Wednesday, November 4, 2015

Wednesday Musings

Lately, I see this one girl around campus. She's absolutely beautiful.
Her style is so effortlessly classic, with a hint of urban flare -- I admire every piece of clothing that I see her in.

She also has a boyfriend. And, together they make a beautiful couple. I'm actually intrigued by them.
Times when they are sitting in front of me or ahead of me in a line, I can't help but stare.

Again, they have this old-school look to them that I just admire entirely.

Lately, I've had more of a complex about relationships and how they look from an objective perspective. Even today, I expressed to a friend that everyone seems as though they're in perfect relationships - though I realize that perfection is an unreachable feat.

Friends of mine are married, engaged, pregnant, graduated, working...adulting...

And, it's not that I envy these things that my friends have (I actually love them for it!), but I also don't know what I would consider myself other than student and girlfriend. And this isn't to diminish my roles as student and girlfriend, but I can't help but feel that people are doing something more right than I am, and I wonder at the way this makes me feel.

Social media is no help, but that's a beast in itself.

Anyway, my relationship at the moment is very flawed. And, this isn't something that I am admitting without having discussed so with my boyfriend. Both of us see the flaws, and we're continually weighing them. It shouldn't matter to either of us what others think, but--for me--I often catch myself caring.

I feel like a bad girlfriend. I could give you a million reasons why.
And long distance feels so strenuous on love. Rather than engaging in romance, boyfriend and I work hard merely to keep up a texting conversation throughout a single day. We are no longer fazed by the dazzling feelings of young, new love. Instead, we are active participants in making love a choice -- and, let me tell you, in spite of it's importance it is so freaking difficult.

Back to the girl I was telling you about: I obviously have this impression of her. And it isn't necessarily a bad impression -- but it's a limited impression. However, today as I sat down at the coffee shop, I happened to sit near to her by coincidence. As a result of sitting so close, I overheard pieces of her conversation.

Now, I can't say that I was pleased to over hear her venting her struggles and worries at the moment, but I did admire her more.

You see, I sometimes deceive myself into thinking that a beautiful exterior masks my mile deep worries. Same with others. I think that perhaps if I look the part, then I will become the part. And yet no matter how many days I receive compliments on my clothes or whatever else, I don't feel better about myself at the end of the day. I still go home and unload all of my worries from the day. Those don't go anywhere. They don't wash away with the change of an outfit or the wash of my face. My relationship could look so ideal to an outsider, but that doesn't deny the fact that there's an underlying struggle.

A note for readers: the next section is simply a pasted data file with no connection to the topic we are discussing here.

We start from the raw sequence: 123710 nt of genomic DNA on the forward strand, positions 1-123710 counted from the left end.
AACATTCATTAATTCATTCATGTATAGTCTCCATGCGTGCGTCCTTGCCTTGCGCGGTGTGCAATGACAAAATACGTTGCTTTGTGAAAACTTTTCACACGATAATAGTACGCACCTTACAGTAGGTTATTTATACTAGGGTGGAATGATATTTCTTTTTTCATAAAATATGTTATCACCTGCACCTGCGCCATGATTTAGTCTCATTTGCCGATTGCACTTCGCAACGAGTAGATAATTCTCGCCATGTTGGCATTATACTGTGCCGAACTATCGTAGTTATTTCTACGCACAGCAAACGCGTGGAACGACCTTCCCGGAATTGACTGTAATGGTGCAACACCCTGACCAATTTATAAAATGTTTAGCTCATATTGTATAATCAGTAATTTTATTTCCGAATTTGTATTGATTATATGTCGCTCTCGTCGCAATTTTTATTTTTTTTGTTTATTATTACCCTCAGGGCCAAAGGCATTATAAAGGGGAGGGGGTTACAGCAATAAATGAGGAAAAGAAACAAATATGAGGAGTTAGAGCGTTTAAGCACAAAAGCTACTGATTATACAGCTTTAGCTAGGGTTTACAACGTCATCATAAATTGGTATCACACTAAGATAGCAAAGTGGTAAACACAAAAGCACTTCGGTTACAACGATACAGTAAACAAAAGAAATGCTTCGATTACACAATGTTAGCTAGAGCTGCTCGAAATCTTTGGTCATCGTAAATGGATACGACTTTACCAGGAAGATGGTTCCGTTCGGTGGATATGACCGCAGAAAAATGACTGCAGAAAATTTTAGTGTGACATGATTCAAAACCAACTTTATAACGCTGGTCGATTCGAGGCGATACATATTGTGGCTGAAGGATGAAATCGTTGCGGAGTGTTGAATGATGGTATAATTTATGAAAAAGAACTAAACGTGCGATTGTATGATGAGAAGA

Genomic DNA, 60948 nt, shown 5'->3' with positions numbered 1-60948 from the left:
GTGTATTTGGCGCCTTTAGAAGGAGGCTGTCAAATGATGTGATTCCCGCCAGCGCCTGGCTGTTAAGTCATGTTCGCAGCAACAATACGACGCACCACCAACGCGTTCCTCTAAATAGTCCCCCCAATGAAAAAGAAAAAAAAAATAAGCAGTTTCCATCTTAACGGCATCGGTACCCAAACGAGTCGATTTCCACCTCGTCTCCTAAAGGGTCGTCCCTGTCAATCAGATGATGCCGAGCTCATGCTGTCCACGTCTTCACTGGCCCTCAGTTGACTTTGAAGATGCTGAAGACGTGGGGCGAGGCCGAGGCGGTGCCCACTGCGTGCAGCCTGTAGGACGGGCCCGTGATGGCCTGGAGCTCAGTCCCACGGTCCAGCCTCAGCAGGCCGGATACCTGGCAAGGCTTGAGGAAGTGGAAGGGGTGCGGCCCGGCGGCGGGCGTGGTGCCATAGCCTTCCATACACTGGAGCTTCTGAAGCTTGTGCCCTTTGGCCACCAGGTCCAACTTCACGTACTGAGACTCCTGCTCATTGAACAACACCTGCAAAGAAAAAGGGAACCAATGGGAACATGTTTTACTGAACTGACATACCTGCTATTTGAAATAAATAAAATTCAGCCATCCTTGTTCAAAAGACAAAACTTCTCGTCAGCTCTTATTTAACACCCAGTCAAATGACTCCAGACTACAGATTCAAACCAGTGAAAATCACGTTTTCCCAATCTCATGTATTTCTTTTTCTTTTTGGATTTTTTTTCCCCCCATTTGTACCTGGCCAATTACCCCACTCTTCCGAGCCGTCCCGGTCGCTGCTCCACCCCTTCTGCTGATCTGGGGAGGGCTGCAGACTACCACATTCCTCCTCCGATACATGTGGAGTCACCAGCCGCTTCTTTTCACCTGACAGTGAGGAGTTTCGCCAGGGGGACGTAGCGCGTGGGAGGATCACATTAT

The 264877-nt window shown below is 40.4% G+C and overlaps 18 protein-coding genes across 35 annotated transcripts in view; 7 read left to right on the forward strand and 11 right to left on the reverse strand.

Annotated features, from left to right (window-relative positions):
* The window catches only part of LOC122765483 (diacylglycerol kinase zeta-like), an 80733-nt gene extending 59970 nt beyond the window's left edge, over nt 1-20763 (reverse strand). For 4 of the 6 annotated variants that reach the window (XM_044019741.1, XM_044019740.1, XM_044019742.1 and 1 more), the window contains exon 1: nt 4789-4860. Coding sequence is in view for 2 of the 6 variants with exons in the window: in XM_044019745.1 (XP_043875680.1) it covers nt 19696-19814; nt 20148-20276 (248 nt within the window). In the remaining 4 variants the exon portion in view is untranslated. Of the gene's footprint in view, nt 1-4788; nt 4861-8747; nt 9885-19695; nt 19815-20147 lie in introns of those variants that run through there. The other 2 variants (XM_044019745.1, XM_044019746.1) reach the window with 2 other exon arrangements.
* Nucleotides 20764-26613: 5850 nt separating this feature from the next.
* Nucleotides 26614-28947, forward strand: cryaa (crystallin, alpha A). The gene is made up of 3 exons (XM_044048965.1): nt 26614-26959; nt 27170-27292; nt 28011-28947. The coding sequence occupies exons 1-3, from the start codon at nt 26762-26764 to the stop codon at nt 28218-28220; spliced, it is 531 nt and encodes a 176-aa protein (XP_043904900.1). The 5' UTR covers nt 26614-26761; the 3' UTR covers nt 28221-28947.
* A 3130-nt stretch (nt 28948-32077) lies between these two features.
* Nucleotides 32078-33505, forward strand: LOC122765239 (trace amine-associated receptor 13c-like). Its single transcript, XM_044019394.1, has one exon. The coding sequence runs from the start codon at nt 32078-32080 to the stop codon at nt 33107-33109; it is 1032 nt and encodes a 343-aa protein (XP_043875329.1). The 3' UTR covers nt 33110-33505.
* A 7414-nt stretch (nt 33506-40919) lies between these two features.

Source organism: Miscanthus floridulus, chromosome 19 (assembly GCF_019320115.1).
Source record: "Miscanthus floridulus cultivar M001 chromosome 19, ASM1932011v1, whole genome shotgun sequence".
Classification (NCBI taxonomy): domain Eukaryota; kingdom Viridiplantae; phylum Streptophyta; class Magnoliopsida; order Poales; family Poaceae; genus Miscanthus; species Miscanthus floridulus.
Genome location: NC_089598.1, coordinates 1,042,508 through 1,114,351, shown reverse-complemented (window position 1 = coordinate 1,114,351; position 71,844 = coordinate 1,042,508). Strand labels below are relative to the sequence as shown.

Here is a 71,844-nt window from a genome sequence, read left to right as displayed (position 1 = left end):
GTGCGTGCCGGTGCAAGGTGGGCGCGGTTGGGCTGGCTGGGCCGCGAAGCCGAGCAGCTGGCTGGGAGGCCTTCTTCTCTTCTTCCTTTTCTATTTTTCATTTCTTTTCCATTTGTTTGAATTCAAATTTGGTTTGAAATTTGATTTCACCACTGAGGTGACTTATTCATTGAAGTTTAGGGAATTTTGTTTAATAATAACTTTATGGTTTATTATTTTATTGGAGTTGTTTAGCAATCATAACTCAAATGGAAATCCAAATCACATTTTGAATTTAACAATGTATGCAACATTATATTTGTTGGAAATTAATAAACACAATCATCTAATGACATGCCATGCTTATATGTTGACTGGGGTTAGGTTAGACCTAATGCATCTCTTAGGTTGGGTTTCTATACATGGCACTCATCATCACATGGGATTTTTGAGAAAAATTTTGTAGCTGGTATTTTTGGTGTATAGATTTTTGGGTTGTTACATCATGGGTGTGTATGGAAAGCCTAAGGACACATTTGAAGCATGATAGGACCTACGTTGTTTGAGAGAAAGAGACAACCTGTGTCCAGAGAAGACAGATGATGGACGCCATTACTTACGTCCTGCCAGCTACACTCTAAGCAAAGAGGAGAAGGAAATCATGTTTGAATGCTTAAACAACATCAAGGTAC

I'm not saying all of this to be pessimistic, rather I'm hoping to encourage the embrace of imperfection. I think that too often we feel more comfortable settling for the lies we tell ourselves and the masks we wear because everyone else seems like they aren't freaking the hell out. This conversation isn't anything new. And yet, why do I have to constantly remind myself of its value?

I think that my biggest, greatest flaw is my ability to wear worry as a cloak. I'm an open book, I'll tell people anything that they want to know about me. I am not easily offended, nor am I opposed to conflicting conversations. But when it comes to me? Well, that's where I'm the queen of lies because worry is the throne of which I often sit on rather than putting God first.

I tell myself that I'm the only one in the room who doesn't have it figured out, and by doing that I self-isolate...I am therefore the only one to blame.

I think what I am trying to tell myself is that admiration can be a wonderful thing, but it can quickly enter the realm of envy, insecurity, comparison, judgment or falsity of self. I think that we all owe ourselves the freedom to look at ourselves just as objectively as we look at others.

And to do so with the mentality that knows that others are just as flawed and probably hopeful that they're not the only ones.

I think that there's something beautiful about owning one's imperfections. I also think it's beautiful when it can be owned publicly, in the presence of listening ears and eager hearts and safe individuals.

I didn't need the girl with the pretty clothes to admit to her struggles for me to know that she does indeed have them, but I know that by hearing her utter just a few sentences, she's already become more admirable in my sight because she indirectly let me know that I am not alone in my worries.

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